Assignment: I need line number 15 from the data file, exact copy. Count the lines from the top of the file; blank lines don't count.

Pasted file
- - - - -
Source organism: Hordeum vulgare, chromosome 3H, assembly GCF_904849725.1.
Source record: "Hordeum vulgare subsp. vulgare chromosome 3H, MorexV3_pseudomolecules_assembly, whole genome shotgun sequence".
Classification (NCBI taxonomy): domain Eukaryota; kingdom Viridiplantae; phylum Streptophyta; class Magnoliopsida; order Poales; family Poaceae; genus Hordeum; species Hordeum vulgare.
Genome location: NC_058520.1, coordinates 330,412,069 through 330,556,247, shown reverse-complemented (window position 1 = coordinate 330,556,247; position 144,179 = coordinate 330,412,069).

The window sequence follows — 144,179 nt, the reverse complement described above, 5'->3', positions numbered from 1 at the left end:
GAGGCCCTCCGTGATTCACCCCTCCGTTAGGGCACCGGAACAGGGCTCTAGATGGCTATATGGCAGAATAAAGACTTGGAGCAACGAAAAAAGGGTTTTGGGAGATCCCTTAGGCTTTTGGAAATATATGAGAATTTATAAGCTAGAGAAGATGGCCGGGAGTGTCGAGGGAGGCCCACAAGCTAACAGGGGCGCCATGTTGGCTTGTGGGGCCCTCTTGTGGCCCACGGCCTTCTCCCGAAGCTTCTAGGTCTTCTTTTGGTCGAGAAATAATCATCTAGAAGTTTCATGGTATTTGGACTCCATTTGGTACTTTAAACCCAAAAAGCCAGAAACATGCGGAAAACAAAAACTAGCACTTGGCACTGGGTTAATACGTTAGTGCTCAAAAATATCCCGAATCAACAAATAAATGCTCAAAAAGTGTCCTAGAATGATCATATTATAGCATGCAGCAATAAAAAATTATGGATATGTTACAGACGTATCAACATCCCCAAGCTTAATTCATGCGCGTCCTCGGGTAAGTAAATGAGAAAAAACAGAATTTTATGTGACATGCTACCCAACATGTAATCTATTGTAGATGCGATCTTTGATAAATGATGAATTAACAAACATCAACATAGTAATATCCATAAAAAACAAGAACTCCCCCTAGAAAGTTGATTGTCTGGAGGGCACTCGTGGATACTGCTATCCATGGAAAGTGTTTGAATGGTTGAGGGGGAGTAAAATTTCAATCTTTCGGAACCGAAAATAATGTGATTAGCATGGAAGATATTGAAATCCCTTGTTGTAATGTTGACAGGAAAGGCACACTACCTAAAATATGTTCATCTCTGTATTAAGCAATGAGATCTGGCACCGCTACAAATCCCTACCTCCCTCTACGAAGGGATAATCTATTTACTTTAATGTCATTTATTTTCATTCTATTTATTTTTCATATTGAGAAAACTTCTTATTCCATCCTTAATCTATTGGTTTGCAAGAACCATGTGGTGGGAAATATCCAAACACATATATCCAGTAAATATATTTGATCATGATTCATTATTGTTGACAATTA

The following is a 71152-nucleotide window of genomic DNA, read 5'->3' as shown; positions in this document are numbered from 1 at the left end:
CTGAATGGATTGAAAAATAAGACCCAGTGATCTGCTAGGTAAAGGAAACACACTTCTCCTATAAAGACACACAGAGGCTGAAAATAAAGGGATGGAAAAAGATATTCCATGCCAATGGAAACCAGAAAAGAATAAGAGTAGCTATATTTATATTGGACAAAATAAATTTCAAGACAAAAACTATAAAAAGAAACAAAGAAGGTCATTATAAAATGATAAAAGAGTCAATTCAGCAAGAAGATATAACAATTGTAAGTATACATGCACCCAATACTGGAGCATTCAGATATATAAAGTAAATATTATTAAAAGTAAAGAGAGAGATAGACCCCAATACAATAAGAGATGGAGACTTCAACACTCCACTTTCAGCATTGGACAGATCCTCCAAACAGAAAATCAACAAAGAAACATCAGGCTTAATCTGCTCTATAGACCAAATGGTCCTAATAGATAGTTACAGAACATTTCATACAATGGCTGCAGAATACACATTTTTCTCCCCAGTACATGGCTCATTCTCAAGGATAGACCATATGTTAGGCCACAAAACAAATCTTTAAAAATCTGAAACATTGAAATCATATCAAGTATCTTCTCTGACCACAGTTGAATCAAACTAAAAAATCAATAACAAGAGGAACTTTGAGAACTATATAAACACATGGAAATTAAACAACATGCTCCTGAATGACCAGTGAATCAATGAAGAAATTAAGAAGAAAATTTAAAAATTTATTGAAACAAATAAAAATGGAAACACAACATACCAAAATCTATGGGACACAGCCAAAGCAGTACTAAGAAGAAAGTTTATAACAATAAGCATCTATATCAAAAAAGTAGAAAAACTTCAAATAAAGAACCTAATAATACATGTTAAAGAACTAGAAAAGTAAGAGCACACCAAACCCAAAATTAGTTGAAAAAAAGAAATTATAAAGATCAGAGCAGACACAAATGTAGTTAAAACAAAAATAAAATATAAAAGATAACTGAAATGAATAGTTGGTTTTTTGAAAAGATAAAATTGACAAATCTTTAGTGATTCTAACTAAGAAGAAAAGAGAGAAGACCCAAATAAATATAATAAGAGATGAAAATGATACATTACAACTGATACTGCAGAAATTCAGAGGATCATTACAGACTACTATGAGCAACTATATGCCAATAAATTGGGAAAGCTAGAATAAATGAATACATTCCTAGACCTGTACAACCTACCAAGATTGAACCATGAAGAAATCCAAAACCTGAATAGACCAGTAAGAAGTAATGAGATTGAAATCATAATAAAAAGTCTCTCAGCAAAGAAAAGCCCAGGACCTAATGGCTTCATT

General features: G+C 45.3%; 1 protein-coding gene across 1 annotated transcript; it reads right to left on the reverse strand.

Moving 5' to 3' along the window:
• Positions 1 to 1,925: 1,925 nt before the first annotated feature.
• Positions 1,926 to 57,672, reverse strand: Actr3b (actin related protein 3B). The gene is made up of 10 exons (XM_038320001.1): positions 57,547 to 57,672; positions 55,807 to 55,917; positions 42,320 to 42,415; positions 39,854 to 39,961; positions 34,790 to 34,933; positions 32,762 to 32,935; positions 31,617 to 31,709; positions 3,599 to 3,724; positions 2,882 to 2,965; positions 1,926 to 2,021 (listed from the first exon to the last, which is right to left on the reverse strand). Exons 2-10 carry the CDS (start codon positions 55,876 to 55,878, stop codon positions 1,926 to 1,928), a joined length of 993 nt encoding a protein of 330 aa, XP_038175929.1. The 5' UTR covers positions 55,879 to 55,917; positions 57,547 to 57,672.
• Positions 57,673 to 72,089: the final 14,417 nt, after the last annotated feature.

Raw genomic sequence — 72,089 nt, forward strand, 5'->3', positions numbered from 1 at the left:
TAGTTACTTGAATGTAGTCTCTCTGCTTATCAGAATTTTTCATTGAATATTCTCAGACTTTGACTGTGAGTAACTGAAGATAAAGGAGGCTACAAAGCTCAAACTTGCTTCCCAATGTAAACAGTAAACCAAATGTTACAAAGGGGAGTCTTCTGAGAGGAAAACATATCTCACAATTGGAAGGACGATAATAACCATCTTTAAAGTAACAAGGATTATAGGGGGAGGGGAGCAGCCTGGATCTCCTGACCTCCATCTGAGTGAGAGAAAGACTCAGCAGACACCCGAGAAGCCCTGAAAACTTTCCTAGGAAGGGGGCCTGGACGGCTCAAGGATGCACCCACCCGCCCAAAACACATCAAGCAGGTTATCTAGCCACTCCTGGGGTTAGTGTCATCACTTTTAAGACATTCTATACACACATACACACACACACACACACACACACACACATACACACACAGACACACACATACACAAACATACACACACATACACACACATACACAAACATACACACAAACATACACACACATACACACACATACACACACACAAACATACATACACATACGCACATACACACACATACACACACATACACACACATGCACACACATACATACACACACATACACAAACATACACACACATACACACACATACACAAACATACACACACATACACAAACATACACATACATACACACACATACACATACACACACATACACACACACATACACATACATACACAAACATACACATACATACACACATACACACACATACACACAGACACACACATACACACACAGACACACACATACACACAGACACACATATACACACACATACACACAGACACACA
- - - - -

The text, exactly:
TAGTTACTTGAATGTAGTCTCTCTGCTTATCAGAATTTTTCATTGAATATTCTCAGACTTTGACTGTGAGTAACTGAAGATAAAGGAGGCTACAAAGCTCAAACTTGCTTCCCAATGTAAACAGTAAACCAAATGTTACAAAGGGGAGTCTTCTGAGAGGAAAACATATCTCACAATTGGAAGGACGATAATAACCATCTTTAAAGTAACAAGGATTATAGGGGGAGGGGAGCAGCCTGGATCTCCTGACCTCCATCTGAGTGAGAGAAAGACTCAGCAGACACCCGAGAAGCCCTGAAAACTTTCCTAGGAAGGGGGCCTGGACGGCTCAAGGATGCACCCACCCGCCCAAAACACATCAAGCAGGTTATCTAGCCACTCCTGGGGTTAGTGTCATCACTTTTAAGACATTCTATACACACATACACACACACACACACACACACACACACATACACACACAGACACACACATACACAAACATACACACACATACACACACATACACAAACATACACACAAACATACACACACATACACACACATACACACACACAAACATACATACACATACGCACATACACACACATACACACACATACACACACATGCACACACATACATACACACACATACACAAACATACACACACATACACACACATACACAAACATACACACACATACACAAACATACACATACATACACACACATACACATACACACACATACACACACACATACACATACATACACAAACATACACATACATACACACATACACACACATACACACAGACACACACATACACACACAGACACACACATACACACAGACACACATATACACACACATACACACAGACACACA